So you have to kind of balance. When I started in this space, I knew what I knew. But I was having fun with the way I communicated it. So I wasn’t going outside of saying something that was improper. But I wasn’t so worried about checking boxes about what I was saying.

That’s what I went from having a conversation and connecting with people with information, and then I went to not good enough of “Oh, I need to be delivering more material in, and I have to get this out in an hour instead of being able to have that connection with people.”

So you do need to make sure you know what you’re talking about, but you have to be careful because that’s where this Impostor Syndrome comes in and stops them from getting involved in something and they go, “I don’t know enough about that.” You know enough because you really don’t need to know major details down to the granular level to have a conversation. And the clients are not expecting it. What they’re expecting is transformation.

It’s the communication and the connection with the client that’s going to get them to do something. But if you don’t connect, it doesn’t matter if you tick off the box.

If you give them their PhD version, that doesn’t mean they’re going to apply to their own life. I mean, we’re talking about coaching here. We’re not talking about training.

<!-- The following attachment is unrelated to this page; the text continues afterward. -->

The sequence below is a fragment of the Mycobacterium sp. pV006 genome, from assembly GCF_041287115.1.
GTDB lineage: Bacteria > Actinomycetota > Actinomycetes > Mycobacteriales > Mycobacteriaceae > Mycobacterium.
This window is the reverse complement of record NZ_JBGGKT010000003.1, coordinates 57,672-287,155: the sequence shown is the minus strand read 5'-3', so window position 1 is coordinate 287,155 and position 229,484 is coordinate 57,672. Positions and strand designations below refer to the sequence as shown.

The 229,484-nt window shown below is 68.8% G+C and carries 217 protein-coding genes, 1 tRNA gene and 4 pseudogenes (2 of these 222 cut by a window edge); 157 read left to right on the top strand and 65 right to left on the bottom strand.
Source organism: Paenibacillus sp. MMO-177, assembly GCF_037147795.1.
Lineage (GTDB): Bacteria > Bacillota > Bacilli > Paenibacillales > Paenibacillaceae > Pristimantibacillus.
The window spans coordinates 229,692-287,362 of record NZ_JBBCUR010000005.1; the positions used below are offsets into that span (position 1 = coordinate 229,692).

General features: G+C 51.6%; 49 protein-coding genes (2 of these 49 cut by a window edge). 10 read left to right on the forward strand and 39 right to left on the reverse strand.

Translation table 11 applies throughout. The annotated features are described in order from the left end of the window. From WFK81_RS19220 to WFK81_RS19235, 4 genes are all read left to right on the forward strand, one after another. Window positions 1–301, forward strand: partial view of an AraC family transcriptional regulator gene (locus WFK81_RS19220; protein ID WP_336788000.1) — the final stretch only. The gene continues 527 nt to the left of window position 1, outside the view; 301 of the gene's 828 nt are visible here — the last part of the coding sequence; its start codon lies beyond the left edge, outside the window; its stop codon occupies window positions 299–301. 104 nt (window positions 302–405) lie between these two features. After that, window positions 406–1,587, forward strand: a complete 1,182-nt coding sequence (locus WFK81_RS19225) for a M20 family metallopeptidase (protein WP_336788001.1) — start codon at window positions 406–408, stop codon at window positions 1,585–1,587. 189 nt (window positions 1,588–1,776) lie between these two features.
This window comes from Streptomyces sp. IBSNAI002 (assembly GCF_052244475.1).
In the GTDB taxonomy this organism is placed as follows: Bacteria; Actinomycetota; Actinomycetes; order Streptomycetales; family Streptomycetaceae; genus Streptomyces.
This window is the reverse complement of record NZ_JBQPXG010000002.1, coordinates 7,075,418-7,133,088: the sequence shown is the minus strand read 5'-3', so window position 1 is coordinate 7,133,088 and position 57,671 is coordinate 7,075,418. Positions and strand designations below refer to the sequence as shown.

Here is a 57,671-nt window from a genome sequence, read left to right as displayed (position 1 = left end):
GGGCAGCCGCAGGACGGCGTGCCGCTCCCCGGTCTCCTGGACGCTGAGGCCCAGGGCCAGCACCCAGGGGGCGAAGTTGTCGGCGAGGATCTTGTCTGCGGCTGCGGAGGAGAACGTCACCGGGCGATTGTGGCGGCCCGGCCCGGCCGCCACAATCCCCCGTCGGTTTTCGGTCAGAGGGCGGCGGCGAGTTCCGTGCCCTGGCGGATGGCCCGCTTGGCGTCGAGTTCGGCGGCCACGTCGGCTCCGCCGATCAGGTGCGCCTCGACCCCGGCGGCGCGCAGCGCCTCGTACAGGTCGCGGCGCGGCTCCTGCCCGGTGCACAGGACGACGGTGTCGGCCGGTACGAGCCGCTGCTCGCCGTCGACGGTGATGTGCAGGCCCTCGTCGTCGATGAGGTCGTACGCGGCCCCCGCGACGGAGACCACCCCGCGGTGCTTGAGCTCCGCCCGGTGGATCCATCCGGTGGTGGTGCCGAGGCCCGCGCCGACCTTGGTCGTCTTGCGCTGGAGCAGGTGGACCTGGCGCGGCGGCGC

Maurice Castelijn 

Right training and coaching are 2 different things. This is where we get some confusion. When we’re in school we’re really in a training aspect where we’re learning information. There isn’t a coaching arrangement there.

Carolyn Gish

Coaching is what we are now doing with our clients by providing them with the background of why they should chew their food more. Why should they do this? But if we spend all our time teaching them there is going to be no transformation.

So I believe alter ego is important because if someone who’s standing in the Olympics wants to be the best swimmer ever – say you’re Michael Phelps, and you’re gonna win the breaststroke. I mean, he goes into an alter ego for sure to be able to win because he’s going to have all that self-doubt.

But he’s not faking it till he makes it. There’s no faking, I mean. He had to work hard to get where he is. He has to be that person in his own head that that is gonna win. He has to transform his thinking that I’m this superhero swimmer like Aquaman like I don’t know if that’s his alter ego.

Maurice Castelijn 

He thinks differently right? This is something that Todd Herman, who is the author of the Alter Ego Effect book that Carolyn just mentioned, and he’s been with us previously on a webinar…